Washington SU Builds a Cutting-Edge Media Lab

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Washington State University recently built a new wing for its Edward R. Murrow School of Communication (http://134.121.235.77). Once construction was completed, faculty were tasked with how to best outfit the classrooms and lab spaces to meet the needs of students preparing to enter a field where technology is constantly changing the way media is created and presented. I, along with other faculty members, considered a range of computer offerings for the classrooms, evaluating each for value and capabilities.

Choosing a Platform

The School of Communication has a variety of departments covering a range of media, including audio, video, text and Web design. So, whatever platform we chose needed to support each of these media equally well. It also had to be able to integrate with broadcast and other digital imaging products. Considering all of these requirements, we chose VAIO desktops and notebooks because of Sony’s expertise in audio, video and computer technology. VAIO PCs stood out among the competition for how they handle the full range of multimedia. They also provide an easy path to bridge into broadcasting equipment.

The Murrow building addition, which opened its labs and classrooms in September, has about 80 VAIO RS Series desktops and nine higher-end RZ Series desktops. The school has three classroom labs that are used for teaching journalism, broadcast, writing and public relations. In the broadcast class, I created a software tutorial that mocks the interface for AVID editing software so that students can familiarize themselves with the complexities of video editing directly on the VAIOs. Since most editing bays can accommodate no more than three to four people who must gather around a comparatively small screen, my AVID mock-up saves valuable time in the editing suites by orienting students en masse ahead of time.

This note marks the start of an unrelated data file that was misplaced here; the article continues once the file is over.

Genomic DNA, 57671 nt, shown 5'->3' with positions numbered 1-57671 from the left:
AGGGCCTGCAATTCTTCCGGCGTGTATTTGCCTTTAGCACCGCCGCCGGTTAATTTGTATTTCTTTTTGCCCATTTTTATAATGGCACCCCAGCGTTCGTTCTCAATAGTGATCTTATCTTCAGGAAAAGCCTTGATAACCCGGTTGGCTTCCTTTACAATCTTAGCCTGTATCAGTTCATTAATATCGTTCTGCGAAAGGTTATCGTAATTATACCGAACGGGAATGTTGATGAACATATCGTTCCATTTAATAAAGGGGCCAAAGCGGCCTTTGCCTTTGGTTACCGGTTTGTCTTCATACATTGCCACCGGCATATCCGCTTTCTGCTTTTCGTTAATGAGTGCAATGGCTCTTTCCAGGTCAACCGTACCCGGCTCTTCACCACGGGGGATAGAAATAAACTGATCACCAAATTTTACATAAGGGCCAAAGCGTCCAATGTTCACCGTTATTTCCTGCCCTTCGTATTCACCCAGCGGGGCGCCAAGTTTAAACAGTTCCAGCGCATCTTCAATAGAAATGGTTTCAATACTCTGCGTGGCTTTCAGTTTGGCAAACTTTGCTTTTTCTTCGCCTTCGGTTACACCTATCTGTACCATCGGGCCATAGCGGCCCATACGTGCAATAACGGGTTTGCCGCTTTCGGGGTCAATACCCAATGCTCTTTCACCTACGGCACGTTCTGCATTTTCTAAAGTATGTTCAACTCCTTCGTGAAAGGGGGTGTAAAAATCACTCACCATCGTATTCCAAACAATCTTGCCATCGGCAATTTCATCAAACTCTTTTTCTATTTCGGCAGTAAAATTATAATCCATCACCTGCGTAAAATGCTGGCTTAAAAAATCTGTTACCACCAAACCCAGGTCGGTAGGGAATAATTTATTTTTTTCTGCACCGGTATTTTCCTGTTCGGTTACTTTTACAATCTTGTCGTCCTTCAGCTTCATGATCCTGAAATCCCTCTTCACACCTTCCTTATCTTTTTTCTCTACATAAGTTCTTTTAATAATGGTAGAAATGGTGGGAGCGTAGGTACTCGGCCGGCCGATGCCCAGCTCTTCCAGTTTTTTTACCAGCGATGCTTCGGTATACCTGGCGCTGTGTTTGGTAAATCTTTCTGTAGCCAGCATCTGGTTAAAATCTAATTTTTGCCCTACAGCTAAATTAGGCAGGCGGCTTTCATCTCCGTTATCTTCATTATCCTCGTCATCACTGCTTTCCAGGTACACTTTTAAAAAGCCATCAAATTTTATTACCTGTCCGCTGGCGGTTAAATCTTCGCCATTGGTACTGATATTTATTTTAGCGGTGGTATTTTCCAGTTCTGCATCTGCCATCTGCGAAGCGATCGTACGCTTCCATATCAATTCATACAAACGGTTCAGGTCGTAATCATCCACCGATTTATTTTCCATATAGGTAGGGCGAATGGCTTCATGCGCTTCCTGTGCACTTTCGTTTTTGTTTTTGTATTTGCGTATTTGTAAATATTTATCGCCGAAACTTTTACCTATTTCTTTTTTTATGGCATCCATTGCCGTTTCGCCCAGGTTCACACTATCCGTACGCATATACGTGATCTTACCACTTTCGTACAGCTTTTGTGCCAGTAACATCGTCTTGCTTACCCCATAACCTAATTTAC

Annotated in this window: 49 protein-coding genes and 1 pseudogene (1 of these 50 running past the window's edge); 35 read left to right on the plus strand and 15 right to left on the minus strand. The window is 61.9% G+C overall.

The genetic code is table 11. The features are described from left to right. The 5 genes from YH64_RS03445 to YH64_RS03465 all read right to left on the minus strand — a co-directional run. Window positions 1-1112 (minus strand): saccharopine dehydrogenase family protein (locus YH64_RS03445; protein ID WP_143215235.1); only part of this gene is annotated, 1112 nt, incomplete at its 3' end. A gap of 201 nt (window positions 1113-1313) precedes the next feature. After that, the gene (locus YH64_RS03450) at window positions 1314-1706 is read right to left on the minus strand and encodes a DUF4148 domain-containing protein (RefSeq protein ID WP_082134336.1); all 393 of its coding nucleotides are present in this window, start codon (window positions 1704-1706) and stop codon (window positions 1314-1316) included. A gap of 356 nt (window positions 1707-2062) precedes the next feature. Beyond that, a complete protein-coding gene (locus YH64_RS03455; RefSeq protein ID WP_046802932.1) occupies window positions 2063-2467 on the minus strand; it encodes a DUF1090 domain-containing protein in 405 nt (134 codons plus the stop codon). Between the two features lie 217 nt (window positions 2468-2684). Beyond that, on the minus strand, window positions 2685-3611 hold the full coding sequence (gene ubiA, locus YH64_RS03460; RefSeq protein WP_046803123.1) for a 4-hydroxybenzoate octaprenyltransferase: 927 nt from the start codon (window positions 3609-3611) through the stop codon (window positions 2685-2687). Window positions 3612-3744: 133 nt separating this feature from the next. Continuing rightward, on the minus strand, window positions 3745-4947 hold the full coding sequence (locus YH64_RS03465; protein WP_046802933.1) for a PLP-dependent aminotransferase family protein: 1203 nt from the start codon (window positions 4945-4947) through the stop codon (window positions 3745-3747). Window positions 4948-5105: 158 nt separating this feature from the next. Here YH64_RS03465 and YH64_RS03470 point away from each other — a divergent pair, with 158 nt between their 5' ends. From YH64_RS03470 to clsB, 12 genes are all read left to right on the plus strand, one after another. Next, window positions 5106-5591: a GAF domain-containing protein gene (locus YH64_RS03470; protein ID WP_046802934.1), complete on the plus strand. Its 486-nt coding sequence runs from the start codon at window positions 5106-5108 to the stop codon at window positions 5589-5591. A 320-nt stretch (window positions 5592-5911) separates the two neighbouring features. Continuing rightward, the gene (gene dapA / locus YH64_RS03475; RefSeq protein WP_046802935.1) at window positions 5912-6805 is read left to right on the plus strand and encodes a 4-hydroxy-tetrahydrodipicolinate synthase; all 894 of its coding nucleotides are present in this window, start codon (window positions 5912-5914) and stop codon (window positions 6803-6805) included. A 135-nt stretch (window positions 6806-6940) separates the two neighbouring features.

Conducting Media Studies

In the school’s computer-aided telephone interview (CATI) lab, professor Bruce Pinkleton’s students conduct polling research via telephone. Each workstation has a telephone connected to a VAIO, which is preloaded with software that helps conduct the survey and records statistical information. Essentially, the school has created a closed system to protect the integrity of the data. Before implementing this system, students had to report to various offices to conduct the polling and record the information on paper surveys, which was a laborious and expensive process.

In a study of the 2004 Super Bowl advertisements, students watched how subjects receive images played through the Internet on a VAIO display. Students monitored these individuals via Sony camcorders and microphones, which were hanging from the ceiling, to observe how they receive the various stimuli. The reactions were then recorded on a DV recorder or on the VAIO’s hard drive where they could be edited for review and reporting purposes. This technique allows students to do things such as evaluate reactions to and the impact of the TV commercials.

Similarly, the Laboratory for the Study of Communication, Emotion and Cognition conducts several studies regarding the impact of media on various behaviors. For example, the Alcoholic Beverage Medical Research Foundation grant program aims to study the effects of an interactive anti-drinking-and-driving CD-ROM on young adolescents.

The lab for the study of families and children with media is designed as a child-friendly environment for studying the impact of various media on children. The room includes a large-screen Sony TV for image playback and a Sony camcorder for capturing children’s reactions. Professor Erica W. Austin uses this lab to research how ads for alcohol, tobacco and other adult themes affect kids, family members and small groups, as well as how these individuals interact with media and each other. All of the footage is then uploaded to the VAIO for further analysis and can be burned to DVDs for distribution.

Coordinating a large purchase with so many components was a major concern. While our integrator helped make this a smooth transition, Sony worked with us to make the best product selections. Ultimately, I’m happy to say that all of the labs are currently up and working.

- Marvin Marcelo

This article originally appeared in the 01/01/2005 issue of THE Journal.

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